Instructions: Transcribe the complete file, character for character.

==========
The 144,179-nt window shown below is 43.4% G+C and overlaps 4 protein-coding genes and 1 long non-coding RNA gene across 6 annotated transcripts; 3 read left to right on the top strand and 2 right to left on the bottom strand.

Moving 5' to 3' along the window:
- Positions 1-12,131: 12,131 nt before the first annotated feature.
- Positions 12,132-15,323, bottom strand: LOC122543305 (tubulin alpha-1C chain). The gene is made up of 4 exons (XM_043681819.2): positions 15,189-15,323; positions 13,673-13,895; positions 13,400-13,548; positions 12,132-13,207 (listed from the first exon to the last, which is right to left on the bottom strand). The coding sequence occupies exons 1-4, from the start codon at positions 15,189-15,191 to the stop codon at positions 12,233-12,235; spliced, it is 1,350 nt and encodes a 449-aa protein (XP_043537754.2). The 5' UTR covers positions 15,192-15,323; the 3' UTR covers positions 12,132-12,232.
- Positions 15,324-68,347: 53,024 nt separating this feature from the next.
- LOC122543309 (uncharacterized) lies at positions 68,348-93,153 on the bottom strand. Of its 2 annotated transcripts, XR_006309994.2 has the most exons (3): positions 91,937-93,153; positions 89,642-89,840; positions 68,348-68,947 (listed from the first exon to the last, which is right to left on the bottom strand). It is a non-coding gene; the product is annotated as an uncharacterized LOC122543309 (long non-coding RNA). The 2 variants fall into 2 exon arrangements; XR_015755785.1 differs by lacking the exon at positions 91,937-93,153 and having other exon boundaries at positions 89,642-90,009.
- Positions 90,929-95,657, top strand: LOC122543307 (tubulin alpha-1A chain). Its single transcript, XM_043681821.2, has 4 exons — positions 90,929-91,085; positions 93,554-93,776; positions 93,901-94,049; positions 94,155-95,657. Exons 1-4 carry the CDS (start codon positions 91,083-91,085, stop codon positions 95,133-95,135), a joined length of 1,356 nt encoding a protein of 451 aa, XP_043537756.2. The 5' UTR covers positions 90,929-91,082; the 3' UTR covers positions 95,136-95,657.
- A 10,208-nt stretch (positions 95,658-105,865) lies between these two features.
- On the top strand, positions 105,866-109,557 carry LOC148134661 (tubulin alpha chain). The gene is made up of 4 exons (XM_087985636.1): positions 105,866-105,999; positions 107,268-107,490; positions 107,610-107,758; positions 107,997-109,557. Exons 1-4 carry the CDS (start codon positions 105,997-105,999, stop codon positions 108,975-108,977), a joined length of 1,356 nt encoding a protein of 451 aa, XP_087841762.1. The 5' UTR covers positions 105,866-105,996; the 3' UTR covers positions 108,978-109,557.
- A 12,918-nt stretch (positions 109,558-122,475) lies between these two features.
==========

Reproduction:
The 144,179-nt window shown below is 43.4% G+C and overlaps 4 protein-coding genes and 1 long non-coding RNA gene across 6 annotated transcripts; 3 read left to right on the top strand and 2 right to left on the bottom strand.

Moving 5' to 3' along the window:
- Positions 1-12,131: 12,131 nt before the first annotated feature.
- Positions 12,132-15,323, bottom strand: LOC122543305 (tubulin alpha-1C chain). The gene is made up of 4 exons (XM_043681819.2): positions 15,189-15,323; positions 13,673-13,895; positions 13,400-13,548; positions 12,132-13,207 (listed from the first exon to the last, which is right to left on the bottom strand). The coding sequence occupies exons 1-4, from the start codon at positions 15,189-15,191 to the stop codon at positions 12,233-12,235; spliced, it is 1,350 nt and encodes a 449-aa protein (XP_043537754.2). The 5' UTR covers positions 15,192-15,323; the 3' UTR covers positions 12,132-12,232.
- Positions 15,324-68,347: 53,024 nt separating this feature from the next.
- LOC122543309 (uncharacterized) lies at positions 68,348-93,153 on the bottom strand. Of its 2 annotated transcripts, XR_006309994.2 has the most exons (3): positions 91,937-93,153; positions 89,642-89,840; positions 68,348-68,947 (listed from the first exon to the last, which is right to left on the bottom strand). It is a non-coding gene; the product is annotated as an uncharacterized LOC122543309 (long non-coding RNA). The 2 variants fall into 2 exon arrangements; XR_015755785.1 differs by lacking the exon at positions 91,937-93,153 and having other exon boundaries at positions 89,642-90,009.
- Positions 90,929-95,657, top strand: LOC122543307 (tubulin alpha-1A chain). Its single transcript, XM_043681821.2, has 4 exons — positions 90,929-91,085; positions 93,554-93,776; positions 93,901-94,049; positions 94,155-95,657. Exons 1-4 carry the CDS (start codon positions 91,083-91,085, stop codon positions 95,133-95,135), a joined length of 1,356 nt encoding a protein of 451 aa, XP_043537756.2. The 5' UTR covers positions 90,929-91,082; the 3' UTR covers positions 95,136-95,657.
- A 10,208-nt stretch (positions 95,658-105,865) lies between these two features.
- On the top strand, positions 105,866-109,557 carry LOC148134661 (tubulin alpha chain). The gene is made up of 4 exons (XM_087985636.1): positions 105,866-105,999; positions 107,268-107,490; positions 107,610-107,758; positions 107,997-109,557. Exons 1-4 carry the CDS (start codon positions 105,997-105,999, stop codon positions 108,975-108,977), a joined length of 1,356 nt encoding a protein of 451 aa, XP_087841762.1. The 5' UTR covers positions 105,866-105,996; the 3' UTR covers positions 108,978-109,557.
- A 12,918-nt stretch (positions 109,558-122,475) lies between these two features.